Crowberry (Empetrum nigrum)

Crowberry (Empetrum nigrum) is a common species that can be found from sealevel to lower alpine meadows. This species seems to do well in places where conditions are open and dry. Mostly I’ve noticed the plants growing in muskegs (on the hummocks) and lower alpine meadows, but I’ve also seen them growing on moss covered boulders along the shoerline just above the splash zone (though you do not see that habitat along the road system).

By late summer it is usually not difficult to find the closely attached dark berries fully ripened. I’ve tried eating them on a couple of occasions (typically in the lower alpine habitat) and was not particularly impressed with the flavor, so on the occasions when I’ve seen them so thick I could have run my hands through the patch and come away with a handfull of berries in each pass, I was not at all tempted to stay and pick them.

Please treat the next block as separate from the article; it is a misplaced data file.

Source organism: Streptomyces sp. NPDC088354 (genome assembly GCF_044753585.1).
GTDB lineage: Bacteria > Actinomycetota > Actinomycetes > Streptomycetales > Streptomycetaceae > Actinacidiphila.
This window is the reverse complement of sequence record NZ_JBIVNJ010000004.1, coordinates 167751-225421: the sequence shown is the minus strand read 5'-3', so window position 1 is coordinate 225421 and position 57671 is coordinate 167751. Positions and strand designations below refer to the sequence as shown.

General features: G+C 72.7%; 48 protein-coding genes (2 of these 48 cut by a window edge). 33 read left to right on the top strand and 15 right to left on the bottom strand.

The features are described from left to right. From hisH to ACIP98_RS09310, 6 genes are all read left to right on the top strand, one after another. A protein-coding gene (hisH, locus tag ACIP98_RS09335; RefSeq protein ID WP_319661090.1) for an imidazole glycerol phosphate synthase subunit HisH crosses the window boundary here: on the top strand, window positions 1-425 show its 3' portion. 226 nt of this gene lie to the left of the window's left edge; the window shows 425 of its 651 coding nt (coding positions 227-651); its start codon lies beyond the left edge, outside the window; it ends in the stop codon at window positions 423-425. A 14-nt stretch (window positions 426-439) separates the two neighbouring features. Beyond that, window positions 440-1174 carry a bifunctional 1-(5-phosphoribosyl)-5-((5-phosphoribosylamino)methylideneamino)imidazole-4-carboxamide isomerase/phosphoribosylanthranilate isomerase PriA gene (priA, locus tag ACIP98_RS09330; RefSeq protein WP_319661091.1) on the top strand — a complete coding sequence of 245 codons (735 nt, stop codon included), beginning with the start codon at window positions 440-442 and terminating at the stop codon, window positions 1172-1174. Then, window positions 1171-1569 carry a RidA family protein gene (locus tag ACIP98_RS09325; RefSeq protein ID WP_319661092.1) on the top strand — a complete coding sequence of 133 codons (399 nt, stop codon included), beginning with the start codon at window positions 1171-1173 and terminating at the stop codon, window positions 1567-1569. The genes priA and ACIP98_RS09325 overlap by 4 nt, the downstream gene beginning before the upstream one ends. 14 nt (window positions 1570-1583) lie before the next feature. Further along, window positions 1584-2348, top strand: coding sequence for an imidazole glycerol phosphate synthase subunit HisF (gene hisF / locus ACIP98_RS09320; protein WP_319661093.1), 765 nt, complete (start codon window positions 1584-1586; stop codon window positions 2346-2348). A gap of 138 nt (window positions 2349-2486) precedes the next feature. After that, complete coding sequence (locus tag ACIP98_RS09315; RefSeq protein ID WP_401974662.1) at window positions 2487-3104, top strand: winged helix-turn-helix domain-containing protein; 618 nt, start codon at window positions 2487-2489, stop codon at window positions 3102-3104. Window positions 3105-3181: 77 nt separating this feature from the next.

Over the last few years, I have wondered about the flowers. When I first tried to find them in summer, I found green berries, but no flowers. In mid-May 2006 I found what I thought might be a single flower. However, there was so little there, I was not at all confident about this, especially considering there was only one potential flower, and the actual berries were often quite abundant. Last year I finally did see some flowers in late April and then found berries already well along by late May in a low elevation muskeg. Then in July on Mt Verstovia, I took the picture that leads this entry.

The Crowberry flowers I have seen seem to consist mostly of long gangly anthers, with little else to suggest there is a flower there. Apparently there are two subspecies of Crowberry, one with male and female plant types, the other which mostly has flowers with both male and female parts. The subspecies with male and female flowers separate is said to be the one that occurs in Southeast Alaska, so perhaps I have only managed to find male plants in bloom so far.

About matt goff

I am an aspiring naturalist who seeks to learn all that I can about the more-than-human aspects of this place that is my home.
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